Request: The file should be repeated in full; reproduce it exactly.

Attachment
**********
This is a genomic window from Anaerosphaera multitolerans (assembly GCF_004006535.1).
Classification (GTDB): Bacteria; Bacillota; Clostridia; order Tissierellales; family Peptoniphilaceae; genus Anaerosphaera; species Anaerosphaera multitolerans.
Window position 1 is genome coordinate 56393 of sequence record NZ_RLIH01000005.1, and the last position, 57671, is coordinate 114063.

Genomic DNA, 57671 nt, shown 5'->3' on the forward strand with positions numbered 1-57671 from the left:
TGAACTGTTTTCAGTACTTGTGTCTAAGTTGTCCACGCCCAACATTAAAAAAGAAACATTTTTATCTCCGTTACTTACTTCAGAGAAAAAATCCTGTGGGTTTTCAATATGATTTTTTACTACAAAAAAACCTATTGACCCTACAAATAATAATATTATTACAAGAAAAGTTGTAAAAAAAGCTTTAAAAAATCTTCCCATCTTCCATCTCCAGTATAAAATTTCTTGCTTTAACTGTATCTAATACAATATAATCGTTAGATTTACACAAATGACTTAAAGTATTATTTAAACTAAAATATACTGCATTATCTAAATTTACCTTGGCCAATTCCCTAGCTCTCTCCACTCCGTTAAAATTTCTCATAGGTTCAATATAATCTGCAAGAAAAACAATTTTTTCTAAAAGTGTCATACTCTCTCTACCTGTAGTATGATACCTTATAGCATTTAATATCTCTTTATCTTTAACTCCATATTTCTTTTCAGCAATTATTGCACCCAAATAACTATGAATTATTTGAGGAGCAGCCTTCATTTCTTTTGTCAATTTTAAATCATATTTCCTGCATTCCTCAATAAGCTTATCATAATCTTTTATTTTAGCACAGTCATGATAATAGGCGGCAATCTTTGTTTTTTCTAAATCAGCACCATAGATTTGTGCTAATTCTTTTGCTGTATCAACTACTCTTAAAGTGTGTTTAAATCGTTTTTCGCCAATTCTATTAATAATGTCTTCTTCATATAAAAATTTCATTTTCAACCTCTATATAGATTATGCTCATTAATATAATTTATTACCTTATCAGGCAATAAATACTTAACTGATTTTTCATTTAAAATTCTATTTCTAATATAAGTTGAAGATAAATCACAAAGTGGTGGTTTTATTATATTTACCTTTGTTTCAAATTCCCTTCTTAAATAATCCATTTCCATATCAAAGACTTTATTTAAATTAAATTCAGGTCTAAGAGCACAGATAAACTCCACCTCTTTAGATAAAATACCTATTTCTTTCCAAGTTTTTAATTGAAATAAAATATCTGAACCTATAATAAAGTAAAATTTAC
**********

This is a genomic window from Anaerosphaera multitolerans (assembly GCF_004006535.1).
Classification (GTDB): Bacteria; Bacillota; Clostridia; order Tissierellales; family Peptoniphilaceae; genus Anaerosphaera; species Anaerosphaera multitolerans.
Window position 1 is genome coordinate 56393 of sequence record NZ_RLIH01000005.1, and the last position, 57671, is coordinate 114063.

Genomic DNA, 57671 nt, shown 5'->3' on the forward strand with positions numbered 1-57671 from the left:
TGAACTGTTTTCAGTACTTGTGTCTAAGTTGTCCACGCCCAACATTAAAAAAGAAACATTTTTATCTCCGTTACTTACTTCAGAGAAAAAATCCTGTGGGTTTTCAATATGATTTTTTACTACAAAAAAACCTATTGACCCTACAAATAATAATATTATTACAAGAAAAGTTGTAAAAAAAGCTTTAAAAAATCTTCCCATCTTCCATCTCCAGTATAAAATTTCTTGCTTTAACTGTATCTAATACAATATAATCGTTAGATTTACACAAATGACTTAAAGTATTATTTAAACTAAAATATACTGCATTATCTAAATTTACCTTGGCCAATTCCCTAGCTCTCTCCACTCCGTTAAAATTTCTCATAGGTTCAATATAATCTGCAAGAAAAACAATTTTTTCTAAAAGTGTCATACTCTCTCTACCTGTAGTATGATACCTTATAGCATTTAATATCTCTTTATCTTTAACTCCATATTTCTTTTCAGCAATTATTGCACCCAAATAACTATGAATTATTTGAGGAGCAGCCTTCATTTCTTTTGTCAATTTTAAATCATATTTCCTGCATTCCTCAATAAGCTTATCATAATCTTTTATTTTAGCACAGTCATGATAATAGGCGGCAATCTTTGTTTTTTCTAAATCAGCACCATAGATTTGTGCTAATTCTTTTGCTGTATCAACTACTCTTAAAGTGTGTTTAAATCGTTTTTCGCCAATTCTATTAATAATGTCTTCTTCATATAAAAATTTCATTTTCAACCTCTATATAGATTATGCTCATTAATATAATTTATTACCTTATCAGGCAATAAATACTTAACTGATTTTTCATTTAAAATTCTATTTCTAATATAAGTTGAAGATAAATCACAAAGTGGTGGTTTTATTATATTTACCTTTGTTTCAAATTCCCTTCTTAAATAATCCATTTCCATATCAAAGACTTTATTTAAATTAAATTCAGGTCTAAGAGCACAGATAAACTCCACCTCTTTAGATAAAATACCTATTTCTTTCCAAGTTTTTAATTGAAATAAAATATCTGAACCTATAATAAAGTAAAATTTAC